If all seven lock screen positions are already full when this request is made, the user is presented with a flyout that asks them to choose which of the existing apps that the new one should replace. Note, however, that to display detailed status, the user must manually assign your app to that slot. The programmatic request will not place you there or replace an app that already claims the slot.
Note An app is allowed to ask for lock screen access only once. The user can choose only one of the two options, so their preference will have been stated. Further calls to requestAccessAsync will be ignored. The single exception to this is the case where all seven lock screen slots are full and the user doesn't choose to replace an existing app with the app that's requesting access. In that case, a subsequent call to requestAccessAsync will display the confirmation UI. For more information, see Windows.ApplicationModel.Background.BackgroundAccessStatus.
The user is ultimately in control of what appears on their lock screen.
The user can manage which apps appear on their lock screen, the order they appear, and the single app that can display text updates. The user can do this by selecting PC settings from the Start screen and going to the Personalize page, shown in the image below. When the user selects one of the slots, a flyout is shown listing all of the eligible apps and secondary tiles from which to choose.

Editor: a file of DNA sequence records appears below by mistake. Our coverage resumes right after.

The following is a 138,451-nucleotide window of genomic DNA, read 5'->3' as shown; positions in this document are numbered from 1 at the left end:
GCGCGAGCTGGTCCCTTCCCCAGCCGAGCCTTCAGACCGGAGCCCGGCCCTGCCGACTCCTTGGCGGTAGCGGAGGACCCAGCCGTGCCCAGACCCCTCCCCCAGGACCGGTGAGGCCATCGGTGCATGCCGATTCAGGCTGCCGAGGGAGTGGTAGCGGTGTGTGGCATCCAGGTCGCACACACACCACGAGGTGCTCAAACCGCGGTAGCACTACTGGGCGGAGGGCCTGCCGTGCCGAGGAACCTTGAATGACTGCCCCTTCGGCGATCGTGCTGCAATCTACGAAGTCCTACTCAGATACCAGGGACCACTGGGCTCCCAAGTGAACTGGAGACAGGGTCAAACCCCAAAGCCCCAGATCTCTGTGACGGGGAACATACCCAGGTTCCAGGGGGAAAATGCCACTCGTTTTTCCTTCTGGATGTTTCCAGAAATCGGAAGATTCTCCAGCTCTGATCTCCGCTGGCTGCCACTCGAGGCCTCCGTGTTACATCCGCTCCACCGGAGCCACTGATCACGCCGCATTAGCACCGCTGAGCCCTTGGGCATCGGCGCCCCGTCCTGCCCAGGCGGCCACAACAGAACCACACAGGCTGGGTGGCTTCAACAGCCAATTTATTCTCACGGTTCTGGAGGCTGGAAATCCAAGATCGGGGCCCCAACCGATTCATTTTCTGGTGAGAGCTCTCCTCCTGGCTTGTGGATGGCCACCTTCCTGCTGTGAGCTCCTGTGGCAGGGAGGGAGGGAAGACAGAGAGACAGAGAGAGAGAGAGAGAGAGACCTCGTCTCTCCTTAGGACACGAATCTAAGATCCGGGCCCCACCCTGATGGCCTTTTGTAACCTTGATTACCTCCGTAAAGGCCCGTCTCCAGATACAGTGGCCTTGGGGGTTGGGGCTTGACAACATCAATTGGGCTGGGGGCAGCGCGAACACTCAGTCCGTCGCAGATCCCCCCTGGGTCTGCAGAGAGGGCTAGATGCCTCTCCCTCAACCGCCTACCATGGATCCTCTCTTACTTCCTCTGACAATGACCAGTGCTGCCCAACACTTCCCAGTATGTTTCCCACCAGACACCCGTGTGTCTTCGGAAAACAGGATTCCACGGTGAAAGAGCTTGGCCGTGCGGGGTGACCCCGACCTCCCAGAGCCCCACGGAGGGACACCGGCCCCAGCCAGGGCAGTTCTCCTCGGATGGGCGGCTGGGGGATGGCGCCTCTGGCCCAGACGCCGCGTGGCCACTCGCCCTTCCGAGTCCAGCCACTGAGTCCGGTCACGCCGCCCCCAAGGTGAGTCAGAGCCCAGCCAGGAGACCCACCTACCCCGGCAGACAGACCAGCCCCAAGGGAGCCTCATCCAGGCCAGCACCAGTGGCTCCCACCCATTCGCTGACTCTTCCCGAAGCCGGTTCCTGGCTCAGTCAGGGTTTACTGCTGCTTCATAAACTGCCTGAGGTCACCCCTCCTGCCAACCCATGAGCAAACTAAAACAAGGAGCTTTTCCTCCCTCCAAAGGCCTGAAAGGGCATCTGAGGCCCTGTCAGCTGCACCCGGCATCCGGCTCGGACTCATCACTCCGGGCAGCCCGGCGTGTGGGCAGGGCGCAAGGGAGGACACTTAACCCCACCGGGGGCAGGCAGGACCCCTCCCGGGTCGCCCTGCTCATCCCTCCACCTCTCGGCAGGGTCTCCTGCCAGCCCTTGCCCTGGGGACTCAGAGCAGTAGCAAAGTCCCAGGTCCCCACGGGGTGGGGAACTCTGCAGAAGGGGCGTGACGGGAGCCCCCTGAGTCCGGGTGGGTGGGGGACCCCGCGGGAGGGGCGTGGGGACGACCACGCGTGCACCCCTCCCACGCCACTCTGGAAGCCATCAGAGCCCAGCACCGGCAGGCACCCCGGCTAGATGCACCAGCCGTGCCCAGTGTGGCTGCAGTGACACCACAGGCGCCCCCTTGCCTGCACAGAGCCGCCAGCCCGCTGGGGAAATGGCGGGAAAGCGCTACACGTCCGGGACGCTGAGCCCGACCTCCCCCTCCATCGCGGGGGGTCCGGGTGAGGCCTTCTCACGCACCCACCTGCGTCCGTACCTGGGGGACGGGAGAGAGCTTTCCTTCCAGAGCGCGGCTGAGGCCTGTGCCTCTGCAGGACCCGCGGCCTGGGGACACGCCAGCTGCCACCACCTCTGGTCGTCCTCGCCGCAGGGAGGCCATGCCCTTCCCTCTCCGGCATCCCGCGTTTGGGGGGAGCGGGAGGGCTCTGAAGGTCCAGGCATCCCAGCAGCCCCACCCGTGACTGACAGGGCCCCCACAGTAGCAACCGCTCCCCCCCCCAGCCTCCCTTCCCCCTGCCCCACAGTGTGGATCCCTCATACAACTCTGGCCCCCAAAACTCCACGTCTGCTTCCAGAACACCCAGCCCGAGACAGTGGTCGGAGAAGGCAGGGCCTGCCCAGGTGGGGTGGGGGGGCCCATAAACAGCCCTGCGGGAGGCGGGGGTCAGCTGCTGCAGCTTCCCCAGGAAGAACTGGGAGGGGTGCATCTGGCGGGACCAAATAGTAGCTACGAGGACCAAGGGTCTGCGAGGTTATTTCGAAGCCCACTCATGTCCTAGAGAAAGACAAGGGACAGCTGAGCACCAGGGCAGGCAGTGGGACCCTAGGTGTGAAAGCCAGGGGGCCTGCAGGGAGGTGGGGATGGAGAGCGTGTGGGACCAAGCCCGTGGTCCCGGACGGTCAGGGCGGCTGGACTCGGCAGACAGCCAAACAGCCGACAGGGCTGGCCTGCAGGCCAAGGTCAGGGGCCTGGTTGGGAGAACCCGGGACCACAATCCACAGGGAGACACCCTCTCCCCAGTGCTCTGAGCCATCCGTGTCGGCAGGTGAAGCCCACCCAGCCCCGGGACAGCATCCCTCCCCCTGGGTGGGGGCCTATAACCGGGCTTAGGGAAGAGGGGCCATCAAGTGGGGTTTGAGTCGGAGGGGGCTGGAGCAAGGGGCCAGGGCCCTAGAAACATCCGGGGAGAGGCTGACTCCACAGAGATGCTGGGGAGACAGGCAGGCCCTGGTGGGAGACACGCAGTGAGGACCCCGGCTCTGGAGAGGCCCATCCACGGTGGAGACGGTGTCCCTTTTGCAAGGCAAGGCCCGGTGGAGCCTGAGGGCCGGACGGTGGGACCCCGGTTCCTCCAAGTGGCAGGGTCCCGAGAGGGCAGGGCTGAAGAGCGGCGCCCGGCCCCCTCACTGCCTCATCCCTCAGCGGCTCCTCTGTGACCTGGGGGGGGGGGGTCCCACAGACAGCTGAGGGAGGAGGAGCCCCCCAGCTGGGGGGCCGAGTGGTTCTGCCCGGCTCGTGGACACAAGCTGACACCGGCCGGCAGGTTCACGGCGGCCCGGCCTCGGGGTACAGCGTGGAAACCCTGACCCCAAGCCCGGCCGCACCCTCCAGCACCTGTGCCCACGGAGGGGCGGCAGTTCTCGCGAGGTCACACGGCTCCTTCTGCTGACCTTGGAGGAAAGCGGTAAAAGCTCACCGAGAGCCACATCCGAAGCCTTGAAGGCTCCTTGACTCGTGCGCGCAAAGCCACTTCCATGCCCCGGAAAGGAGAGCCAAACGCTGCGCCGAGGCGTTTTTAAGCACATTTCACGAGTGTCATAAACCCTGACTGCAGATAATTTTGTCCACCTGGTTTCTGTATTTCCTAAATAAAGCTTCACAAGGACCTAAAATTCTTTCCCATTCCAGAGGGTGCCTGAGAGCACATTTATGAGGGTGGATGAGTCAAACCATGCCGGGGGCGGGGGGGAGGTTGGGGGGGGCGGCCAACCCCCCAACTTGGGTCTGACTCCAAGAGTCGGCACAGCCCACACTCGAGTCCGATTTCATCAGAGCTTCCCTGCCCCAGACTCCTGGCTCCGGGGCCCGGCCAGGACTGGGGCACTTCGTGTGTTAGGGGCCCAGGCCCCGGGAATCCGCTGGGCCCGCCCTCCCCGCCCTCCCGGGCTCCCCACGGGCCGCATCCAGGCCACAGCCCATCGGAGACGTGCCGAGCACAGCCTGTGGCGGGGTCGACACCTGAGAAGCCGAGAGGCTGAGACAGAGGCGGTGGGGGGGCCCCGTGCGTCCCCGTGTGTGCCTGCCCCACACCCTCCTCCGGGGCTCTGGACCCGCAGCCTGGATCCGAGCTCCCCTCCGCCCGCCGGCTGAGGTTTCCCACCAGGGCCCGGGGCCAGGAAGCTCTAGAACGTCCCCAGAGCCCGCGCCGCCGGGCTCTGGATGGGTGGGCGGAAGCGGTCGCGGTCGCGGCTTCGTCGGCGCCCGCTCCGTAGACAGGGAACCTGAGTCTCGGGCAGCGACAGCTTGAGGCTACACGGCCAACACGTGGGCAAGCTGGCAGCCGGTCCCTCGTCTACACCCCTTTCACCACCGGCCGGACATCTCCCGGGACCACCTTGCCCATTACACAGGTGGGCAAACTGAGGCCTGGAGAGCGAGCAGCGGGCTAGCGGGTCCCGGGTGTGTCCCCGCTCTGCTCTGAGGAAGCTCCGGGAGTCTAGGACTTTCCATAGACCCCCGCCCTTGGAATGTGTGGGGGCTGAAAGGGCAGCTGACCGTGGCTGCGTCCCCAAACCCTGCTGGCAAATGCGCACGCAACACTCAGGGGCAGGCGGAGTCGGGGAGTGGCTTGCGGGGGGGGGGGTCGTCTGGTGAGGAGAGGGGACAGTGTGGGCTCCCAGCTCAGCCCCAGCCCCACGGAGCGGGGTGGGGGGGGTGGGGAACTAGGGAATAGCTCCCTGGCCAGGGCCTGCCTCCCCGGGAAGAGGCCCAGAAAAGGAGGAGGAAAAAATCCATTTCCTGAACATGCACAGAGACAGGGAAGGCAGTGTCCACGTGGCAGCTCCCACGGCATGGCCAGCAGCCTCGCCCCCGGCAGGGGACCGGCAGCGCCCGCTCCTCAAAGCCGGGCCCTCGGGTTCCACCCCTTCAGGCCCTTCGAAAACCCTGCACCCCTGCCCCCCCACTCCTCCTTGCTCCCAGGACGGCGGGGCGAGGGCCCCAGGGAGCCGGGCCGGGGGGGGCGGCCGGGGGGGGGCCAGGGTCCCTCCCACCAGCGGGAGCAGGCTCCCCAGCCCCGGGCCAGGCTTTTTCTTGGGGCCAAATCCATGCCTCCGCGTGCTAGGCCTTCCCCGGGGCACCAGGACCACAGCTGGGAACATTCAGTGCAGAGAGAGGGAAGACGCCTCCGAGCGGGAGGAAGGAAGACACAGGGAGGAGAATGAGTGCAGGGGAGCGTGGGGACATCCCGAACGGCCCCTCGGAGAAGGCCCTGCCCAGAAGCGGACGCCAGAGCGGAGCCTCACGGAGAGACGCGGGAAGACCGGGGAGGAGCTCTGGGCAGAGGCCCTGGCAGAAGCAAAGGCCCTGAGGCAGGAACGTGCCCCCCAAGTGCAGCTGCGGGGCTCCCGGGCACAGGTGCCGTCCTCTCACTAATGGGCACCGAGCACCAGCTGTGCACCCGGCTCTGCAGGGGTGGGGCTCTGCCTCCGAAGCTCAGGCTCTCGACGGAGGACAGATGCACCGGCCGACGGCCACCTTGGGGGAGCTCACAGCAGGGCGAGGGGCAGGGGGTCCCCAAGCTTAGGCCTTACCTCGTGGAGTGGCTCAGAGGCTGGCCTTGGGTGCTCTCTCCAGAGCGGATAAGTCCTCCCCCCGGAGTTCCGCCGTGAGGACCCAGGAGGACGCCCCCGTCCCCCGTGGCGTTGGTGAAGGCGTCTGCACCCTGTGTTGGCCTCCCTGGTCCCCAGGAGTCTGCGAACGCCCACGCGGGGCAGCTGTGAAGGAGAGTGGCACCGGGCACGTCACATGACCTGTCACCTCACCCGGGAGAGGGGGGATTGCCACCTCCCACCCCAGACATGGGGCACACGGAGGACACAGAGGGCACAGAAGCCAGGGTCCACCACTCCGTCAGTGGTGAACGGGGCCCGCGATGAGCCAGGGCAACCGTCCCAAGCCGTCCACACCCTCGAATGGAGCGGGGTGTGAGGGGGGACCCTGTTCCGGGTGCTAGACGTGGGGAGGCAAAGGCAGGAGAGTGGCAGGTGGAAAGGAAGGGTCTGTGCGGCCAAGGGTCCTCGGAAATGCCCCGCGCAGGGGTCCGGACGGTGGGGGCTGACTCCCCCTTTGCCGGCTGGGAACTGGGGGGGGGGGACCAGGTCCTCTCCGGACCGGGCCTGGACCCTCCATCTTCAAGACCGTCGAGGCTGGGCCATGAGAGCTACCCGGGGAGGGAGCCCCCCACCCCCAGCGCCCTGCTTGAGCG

The user can toggle an app's lock screen rights (and associated background access) in the Permissions section of the app's Settings pane. Note that this only applies to the app's primary tile. The user must manually add secondary tiles to the lock screen through the Personalize page in PC Settings.
Once your app is on the lock screen, there is no additional work required to route notifications to the lock screen. Windows simply routes badge updates, tile updates, and toasts normally and they appear on the lock screen.
Note Tile notifications shown on the lock screen do not use the notification queue. Only the most recent tile update will appear on the lock screen, behaving like an app tile with the notification queue disabled.
- Lock screen app sample
- How to show notifications on the lock screen
- Guidelines and checklist for tiles and badges
- Badge overview
- Quickstart: Sending a tile update
- Quickstart: Sending a toast notification
- Secondary tiles overview
- Quickstart: Pinning a secondary tile